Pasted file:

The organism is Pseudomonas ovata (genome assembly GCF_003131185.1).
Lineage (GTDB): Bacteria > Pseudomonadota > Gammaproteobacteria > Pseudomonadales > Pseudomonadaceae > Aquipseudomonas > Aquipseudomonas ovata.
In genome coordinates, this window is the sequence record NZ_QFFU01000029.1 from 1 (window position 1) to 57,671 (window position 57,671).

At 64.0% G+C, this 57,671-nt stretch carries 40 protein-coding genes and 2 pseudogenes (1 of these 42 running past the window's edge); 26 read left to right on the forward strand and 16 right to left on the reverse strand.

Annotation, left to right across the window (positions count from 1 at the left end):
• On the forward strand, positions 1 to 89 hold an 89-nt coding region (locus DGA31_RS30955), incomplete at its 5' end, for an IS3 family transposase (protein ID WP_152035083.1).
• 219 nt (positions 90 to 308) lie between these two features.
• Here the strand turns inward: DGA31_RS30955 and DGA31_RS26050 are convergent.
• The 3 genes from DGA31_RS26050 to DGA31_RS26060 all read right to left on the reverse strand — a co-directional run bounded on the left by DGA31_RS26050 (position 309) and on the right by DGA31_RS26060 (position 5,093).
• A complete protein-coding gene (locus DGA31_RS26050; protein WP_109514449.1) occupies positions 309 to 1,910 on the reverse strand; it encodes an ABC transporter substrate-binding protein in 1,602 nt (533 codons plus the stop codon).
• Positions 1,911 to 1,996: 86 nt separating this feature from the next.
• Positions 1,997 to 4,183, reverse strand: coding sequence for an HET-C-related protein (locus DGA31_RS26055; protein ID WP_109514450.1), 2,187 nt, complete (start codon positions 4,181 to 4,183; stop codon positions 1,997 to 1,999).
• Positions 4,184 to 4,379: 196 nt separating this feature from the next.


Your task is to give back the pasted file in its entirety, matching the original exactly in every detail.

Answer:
The organism is Pseudomonas ovata (genome assembly GCF_003131185.1).
Lineage (GTDB): Bacteria > Pseudomonadota > Gammaproteobacteria > Pseudomonadales > Pseudomonadaceae > Aquipseudomonas > Aquipseudomonas ovata.
In genome coordinates, this window is the sequence record NZ_QFFU01000029.1 from 1 (window position 1) to 57,671 (window position 57,671).

At 64.0% G+C, this 57,671-nt stretch carries 40 protein-coding genes and 2 pseudogenes (1 of these 42 running past the window's edge); 26 read left to right on the forward strand and 16 right to left on the reverse strand.

Annotation, left to right across the window (positions count from 1 at the left end):
• On the forward strand, positions 1 to 89 hold an 89-nt coding region (locus DGA31_RS30955), incomplete at its 5' end, for an IS3 family transposase (protein ID WP_152035083.1).
• 219 nt (positions 90 to 308) lie between these two features.
• Here the strand turns inward: DGA31_RS30955 and DGA31_RS26050 are convergent.
• The 3 genes from DGA31_RS26050 to DGA31_RS26060 all read right to left on the reverse strand — a co-directional run bounded on the left by DGA31_RS26050 (position 309) and on the right by DGA31_RS26060 (position 5,093).
• A complete protein-coding gene (locus DGA31_RS26050; protein WP_109514449.1) occupies positions 309 to 1,910 on the reverse strand; it encodes an ABC transporter substrate-binding protein in 1,602 nt (533 codons plus the stop codon).
• Positions 1,911 to 1,996: 86 nt separating this feature from the next.
• Positions 1,997 to 4,183, reverse strand: coding sequence for an HET-C-related protein (locus DGA31_RS26055; protein ID WP_109514450.1), 2,187 nt, complete (start codon positions 4,181 to 4,183; stop codon positions 1,997 to 1,999).
• Positions 4,184 to 4,379: 196 nt separating this feature from the next.